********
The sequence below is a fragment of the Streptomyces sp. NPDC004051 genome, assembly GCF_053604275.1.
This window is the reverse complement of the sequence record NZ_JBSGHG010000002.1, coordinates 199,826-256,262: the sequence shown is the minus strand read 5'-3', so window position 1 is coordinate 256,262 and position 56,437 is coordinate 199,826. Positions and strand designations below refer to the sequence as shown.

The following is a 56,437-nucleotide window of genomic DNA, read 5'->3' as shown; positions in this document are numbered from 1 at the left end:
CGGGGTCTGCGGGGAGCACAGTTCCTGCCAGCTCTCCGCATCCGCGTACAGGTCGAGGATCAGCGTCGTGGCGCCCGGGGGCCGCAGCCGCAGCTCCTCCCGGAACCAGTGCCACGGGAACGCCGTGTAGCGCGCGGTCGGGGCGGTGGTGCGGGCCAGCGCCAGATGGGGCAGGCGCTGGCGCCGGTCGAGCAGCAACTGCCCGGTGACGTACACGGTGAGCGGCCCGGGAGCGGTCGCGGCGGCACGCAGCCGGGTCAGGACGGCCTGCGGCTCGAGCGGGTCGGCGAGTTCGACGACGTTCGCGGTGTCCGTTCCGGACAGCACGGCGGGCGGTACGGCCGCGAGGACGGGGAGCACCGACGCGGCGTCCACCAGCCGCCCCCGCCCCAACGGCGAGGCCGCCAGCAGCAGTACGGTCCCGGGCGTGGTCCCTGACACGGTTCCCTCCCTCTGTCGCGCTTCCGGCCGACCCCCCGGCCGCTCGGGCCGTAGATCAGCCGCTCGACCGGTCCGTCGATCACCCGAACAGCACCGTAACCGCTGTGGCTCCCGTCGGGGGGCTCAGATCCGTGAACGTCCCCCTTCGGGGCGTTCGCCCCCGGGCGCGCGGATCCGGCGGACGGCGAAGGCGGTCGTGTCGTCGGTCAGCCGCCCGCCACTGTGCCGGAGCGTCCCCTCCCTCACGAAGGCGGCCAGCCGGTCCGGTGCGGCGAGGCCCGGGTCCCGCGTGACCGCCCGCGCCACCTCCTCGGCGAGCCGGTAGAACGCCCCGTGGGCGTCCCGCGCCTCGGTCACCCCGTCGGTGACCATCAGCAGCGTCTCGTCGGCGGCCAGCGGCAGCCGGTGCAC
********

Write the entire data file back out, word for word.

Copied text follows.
The sequence below is a fragment of the Streptomyces sp. NPDC004051 genome, assembly GCF_053604275.1.
This window is the reverse complement of the sequence record NZ_JBSGHG010000002.1, coordinates 199,826-256,262: the sequence shown is the minus strand read 5'-3', so window position 1 is coordinate 256,262 and position 56,437 is coordinate 199,826. Positions and strand designations below refer to the sequence as shown.

The following is a 56,437-nucleotide window of genomic DNA, read 5'->3' as shown; positions in this document are numbered from 1 at the left end:
CGGGGTCTGCGGGGAGCACAGTTCCTGCCAGCTCTCCGCATCCGCGTACAGGTCGAGGATCAGCGTCGTGGCGCCCGGGGGCCGCAGCCGCAGCTCCTCCCGGAACCAGTGCCACGGGAACGCCGTGTAGCGCGCGGTCGGGGCGGTGGTGCGGGCCAGCGCCAGATGGGGCAGGCGCTGGCGCCGGTCGAGCAGCAACTGCCCGGTGACGTACACGGTGAGCGGCCCGGGAGCGGTCGCGGCGGCACGCAGCCGGGTCAGGACGGCCTGCGGCTCGAGCGGGTCGGCGAGTTCGACGACGTTCGCGGTGTCCGTTCCGGACAGCACGGCGGGCGGTACGGCCGCGAGGACGGGGAGCACCGACGCGGCGTCCACCAGCCGCCCCCGCCCCAACGGCGAGGCCGCCAGCAGCAGTACGGTCCCGGGCGTGGTCCCTGACACGGTTCCCTCCCTCTGTCGCGCTTCCGGCCGACCCCCCGGCCGCTCGGGCCGTAGATCAGCCGCTCGACCGGTCCGTCGATCACCCGAACAGCACCGTAACCGCTGTGGCTCCCGTCGGGGGGCTCAGATCCGTGAACGTCCCCCTTCGGGGCGTTCGCCCCCGGGCGCGCGGATCCGGCGGACGGCGAAGGCGGTCGTGTCGTCGGTCAGCCGCCCGCCACTGTGCCGGAGCGTCCCCTCCCTCACGAAGGCGGCCAGCCGGTCCGGTGCGGCGAGGCCCGGGTCCCGCGTGACCGCCCGCGCCACCTCCTCGGCGAGCCGGTAGAACGCCCCGTGGGCGTCCCGCGCCTCGGTCACCCCGTCGGTGACCATCAGCAGCGTCTCGTCGGCGGCCAGCGGCAGCCGGTGCAC